In the days after China blasted an orbiting satellite to bits, Sen. Joseph R. Biden Jr. (D-Del.) said, in effect, it was no big deal. “I don’t think we should be overly worried about this,” opined the chairman of the Foreign Relations Committee. “We have ways to deal with that ability.”
Biden’s content-free statement, though soothing to some, was contrary to mainstream thinking. From serious analysts, the anti-satellite shot elicited only grim words. A sampling:
“Troubling” (Secretary of Defense Robert M. Gates). “Very worrisome” (Marine Corps Gen. Peter Pace, the Chairman of the Joint Chiefs of Staff). “A wake-up call” (Robert Joseph, then undersecretary of state for international security). A “threat,” and a “provocation” (Sen. Jon L. Kyl, R-Ariz.)
For shock value, though, even Gates, Pace, Joseph, and Kyl did not come close to Gen. T. Michael Moseley, USAF Chief of Staff. The top airman called the Jan. 12 (China time) test against a defunct Chinese weather satellite “a strategically dislocating event.” In fact, he added, “This is no different than when the Russians put Sputnik up.”
Strong words. The Sputnik crisis, sparked by Russia’s surprise Oct. 4, 1957 launch of the world’s first man-made satellite, was a Cold War hinge point. It caused a near panic, riveting attention on not only the Soviet space effort but also the broader Soviet military challenge.
Why would Moseley roll out the “S” word? China’s ASAT program would naturally alarm the Air Force, provider of 90 percent of US space power. Yet the concern goes further, encompassing Chinese airpower, too.
Nowhere was this more apparent than in the Chief’s remarks on April 24 to the Defense Writers Group in Washington, D.C.
Moseley hinted at a dangerous new era in space. He said China’s ASAT could hit spacecraft at an “altitude band ... [that is] a significant risk to both civilian commercial systems and military systems.” That band is low Earth orbit, about 500 miles up.
Worse, China likely has the ability to threaten satellites much farther out, in geosynchronous orbit. It is, said Moseley, “just a physics problem” to extend existing ASAT range to “hit something out beyond 20,000 miles.”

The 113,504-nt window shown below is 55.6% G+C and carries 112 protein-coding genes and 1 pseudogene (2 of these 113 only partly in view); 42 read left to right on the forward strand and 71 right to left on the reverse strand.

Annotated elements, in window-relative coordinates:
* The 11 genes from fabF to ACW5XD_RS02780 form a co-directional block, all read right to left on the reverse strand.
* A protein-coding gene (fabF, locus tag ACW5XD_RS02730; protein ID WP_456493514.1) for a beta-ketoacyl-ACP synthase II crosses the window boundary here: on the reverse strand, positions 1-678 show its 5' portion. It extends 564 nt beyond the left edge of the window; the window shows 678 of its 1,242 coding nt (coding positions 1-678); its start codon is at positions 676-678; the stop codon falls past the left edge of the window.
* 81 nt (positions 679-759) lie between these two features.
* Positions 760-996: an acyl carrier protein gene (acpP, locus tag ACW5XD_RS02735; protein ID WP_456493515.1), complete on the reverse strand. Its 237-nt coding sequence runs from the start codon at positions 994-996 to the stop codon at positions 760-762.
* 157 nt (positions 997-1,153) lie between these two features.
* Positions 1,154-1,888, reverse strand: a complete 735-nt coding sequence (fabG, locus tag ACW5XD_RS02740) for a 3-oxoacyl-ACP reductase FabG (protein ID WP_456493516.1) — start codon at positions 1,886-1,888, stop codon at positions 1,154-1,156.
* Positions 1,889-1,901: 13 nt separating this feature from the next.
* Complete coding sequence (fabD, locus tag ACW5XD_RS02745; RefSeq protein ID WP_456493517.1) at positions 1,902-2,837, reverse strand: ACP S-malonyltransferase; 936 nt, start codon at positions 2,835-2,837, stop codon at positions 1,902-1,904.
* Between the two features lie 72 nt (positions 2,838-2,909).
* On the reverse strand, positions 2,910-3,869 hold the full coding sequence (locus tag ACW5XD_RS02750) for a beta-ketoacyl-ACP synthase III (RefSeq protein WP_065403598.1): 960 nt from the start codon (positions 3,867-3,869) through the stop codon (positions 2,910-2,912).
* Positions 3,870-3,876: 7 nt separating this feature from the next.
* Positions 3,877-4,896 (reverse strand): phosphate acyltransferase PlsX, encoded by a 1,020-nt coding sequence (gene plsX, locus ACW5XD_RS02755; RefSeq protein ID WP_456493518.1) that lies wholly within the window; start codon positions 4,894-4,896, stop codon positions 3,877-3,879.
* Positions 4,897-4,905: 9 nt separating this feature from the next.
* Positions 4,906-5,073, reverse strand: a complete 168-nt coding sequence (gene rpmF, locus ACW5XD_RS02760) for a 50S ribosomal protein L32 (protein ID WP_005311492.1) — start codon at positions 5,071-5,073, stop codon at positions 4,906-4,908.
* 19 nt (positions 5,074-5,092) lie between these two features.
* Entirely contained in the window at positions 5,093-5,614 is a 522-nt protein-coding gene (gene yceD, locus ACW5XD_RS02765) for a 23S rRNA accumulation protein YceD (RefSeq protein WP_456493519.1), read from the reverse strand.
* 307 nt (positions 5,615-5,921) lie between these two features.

Moseley noted the attack featured “a direct-ascent shot from a mobile system”—a special problem. Against direct-ascent weapons, reaction time is short. Moreover, mobile weapons are “harder to find” and pre-empt.
Moseley has tasked Air Force Space Command to recommend options for space situation awareness, defensive counter-space measures, and the security of ground stations and uplinks. In addition, he seeks to back up space systems with aircraft systems.
Notably, the Chief took an equally dim view of China’s airpower advances. “This is not ... a country that has just discovered the Wright brothers’ airplane,” he said. “This is a country that is very serious” about making the big league in airpower.
After decades of defense spending increases, China’s overall program now is on a par with Japan, Britain, and Russia, he said, and its long-range aviation is “increasingly capable and lethal,” as witness four advances:
New fighters. China is fielding a pair of “Generation 4.5” fighters—the Su-30MKK, co-produced with Russia’s Sukhoi, and the indigenous J-10, which resembles the Eurofighter and is deployed in squadron strength.
Airborne early warning. “They have an AWACS system that’s as good as any other,” said Moseley. China has built its own system using an Il-76 airframe. It is currently in operation.
Aerial refuelers. Moseley said “they have tankers” and that China is using them to “extend the range of their fighters.”
Stand off munitions. Chinese Su-30s are getting a new cruise missile similar to the USAF Joint Standoff Weapon. According to the Chief, China’s Air Force is building a bigger air-to-surface missile, perhaps anti-ship in nature, for its bombers.
China is continually improving its sensors and weapons, he went on, and has modified old airplanes with new radars and jammers.
Moseley’s bottom line: “They’re becoming a very, very capable, long-range Air Force.”
For decades, China’s airpower has focused heavily on preparation for close-in fighting to reclaim Taiwan. Is that now changing? “That’s right,” Moseley said. “They are getting the ability to go beyond just a Taiwan scenario.”
In time, this type of force could present a coercive threat in areas around China, posing major problems for US air and maritime forces in the Pacific.
Assessing Chinese power in 2003, former Secretary of Defense Harold Brown noted the relative importance of various forms of US military might. “On the mainland,” Brown said, “the Chinese will continue to be a very, very strong force, but offshore, where aerospace and maritime ... capability matters a lot, they will continue to be significantly inferior.”
Now, analysts aren’t quite so confident. China’s success in destroying one of its satellites with a ballistic missile signals it fully intends to contest US supremacy in space and probably in conventional airpower, too.
Some in the Pentagon and Congress suggest moving ahead on programs that would permit the US to pre-empt threats to satellites, shield US space assets from attack, and swiftly replace damaged systems. Others argue for a more robust buildup of conventional fighters, long-range bombers, and warships.
In his own way, Moseley is acting to alert Americans to the gathering Chinese challenge in air and space. He has been careful not to overplay his hand; today, the situation is neither desperate nor beyond repair. However, the time for action is now.
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